Analyzing priorities for agricultural R&D in Asian developing countries
To support policy planners in deciding how to allocate resources for R&D activities in an appropriate manner, a questionnaire survey was conducted in eight Asian countries (Bangladesh, India, Indonesia, Lao People’s Democratic Republic, Myanmar, Sri Lanka, Thailand, and Vietnam) in 2005. The survey was designed to reveal the importance and expected effects of 15 R&D topics concerning agriculture and was designed based on the survey used for the Technology Forecast Survey, conducted by the Ministry of Education, Culture, Sports, Science and Technology of the Government of Japan. The 15 R&D topics were collected from the list of research subjects proposed by the researchers in their respective countries based on surveys and analyses of current constraints on agricultural development in the countries. From the overall list, the 15 most frequent topics were selected for this survey that seemed to represent problems common to the region and which could significantly contribute to poverty alleviation in rural areas. The collaborators were asked to select respondents for the survey who worked in the field of agricultural technological development, including extension staff and farmers as well as researchers.
Table 1 shows the I-index of all the surveyed R&D topics, which reveals the priority of each R&D topic, calculated using the answers of all the 259 respondents from the eight countries. While the development of labor-intensive (= materialsaving) technologies such as “Economical soil improvement,” “Pest-tolerant varieties,” and “Effective input use” received a higher I-index, “labor-saving technology” received a lower I-index.
Out of six R&D topics which received an I-index of 80 or more, “Pest-tolerant varieties” was the only topic recognized as effective for all three outcomes, namely “Poverty alleviation,” “Socio economic development,” and “Environmental issues.” “Economical soil improvement” and “Soil conservation” were recognized as quite effective in “Environmental issues” while “Poverty alleviation” and “Socioeconomic development” scored relatively lower. “Food/feed processing technology,” “Stresstolerant varieties” and “Effective input use” were recognized as effective in improving rural welfare both on a short- and longterm basis with fewer expected environmental issues.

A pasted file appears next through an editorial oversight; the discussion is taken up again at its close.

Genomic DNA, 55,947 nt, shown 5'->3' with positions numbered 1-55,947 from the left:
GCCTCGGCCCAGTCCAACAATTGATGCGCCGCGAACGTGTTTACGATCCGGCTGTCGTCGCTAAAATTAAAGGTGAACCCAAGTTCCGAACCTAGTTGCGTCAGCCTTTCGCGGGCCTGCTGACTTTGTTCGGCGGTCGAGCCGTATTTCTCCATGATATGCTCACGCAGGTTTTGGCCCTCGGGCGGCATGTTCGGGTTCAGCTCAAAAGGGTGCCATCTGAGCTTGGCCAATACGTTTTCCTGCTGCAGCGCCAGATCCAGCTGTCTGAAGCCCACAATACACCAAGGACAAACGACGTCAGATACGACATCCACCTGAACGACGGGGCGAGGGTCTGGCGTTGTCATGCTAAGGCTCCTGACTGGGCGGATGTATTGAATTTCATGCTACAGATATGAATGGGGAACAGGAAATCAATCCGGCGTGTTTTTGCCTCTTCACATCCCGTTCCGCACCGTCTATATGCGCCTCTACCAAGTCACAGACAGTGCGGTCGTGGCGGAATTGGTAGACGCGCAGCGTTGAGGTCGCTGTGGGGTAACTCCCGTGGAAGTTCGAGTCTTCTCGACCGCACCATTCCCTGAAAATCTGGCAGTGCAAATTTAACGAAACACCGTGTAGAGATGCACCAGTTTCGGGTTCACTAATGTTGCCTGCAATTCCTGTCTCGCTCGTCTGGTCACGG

Fig. 1 shows that while 60% of researchers anticipate the development of “Stress-tolerant varieties” to have a positive impact on environmental problems, only 39% of extension staff and 15% of farmers felt the same. It is necessary for researchers to put more effort into practical application of the technology to win trust in technology development on the part of farmers and extension staff. The difference between researchers and farmers regarding “Effective input use” can also be attributed to the respondents’ expectations of how technology can contribute to solving environmental problems. Researchers focus on overuse of input, while farmers without access to adequate input supplies gave this a lower priority. While researchers gave more priority than farmers to “Socioeconomic surveys,” farmers had higher hopes of a positive impact on poverty alleviation from this subject than researchers. It has been shown that researchers are less confident that the conclusions of a socioeconomic study can contribute to poverty alleviation, although they admit the importance of socioeconomic studies in general. More attention should be paid to promoting socioeconomic studies that can result in actual beneficial impacts on the welfare of the rural poor, as well as producing scientific findings.
Development Research Division, Japan International Research Center for Agricultural Sciences
Tomohide Sugino (2006): Prioritization of technological development goals for poverty alleviation through sustainable and diversified agriculture, Asia-Pacific development journal, 13(2), pp.25-55.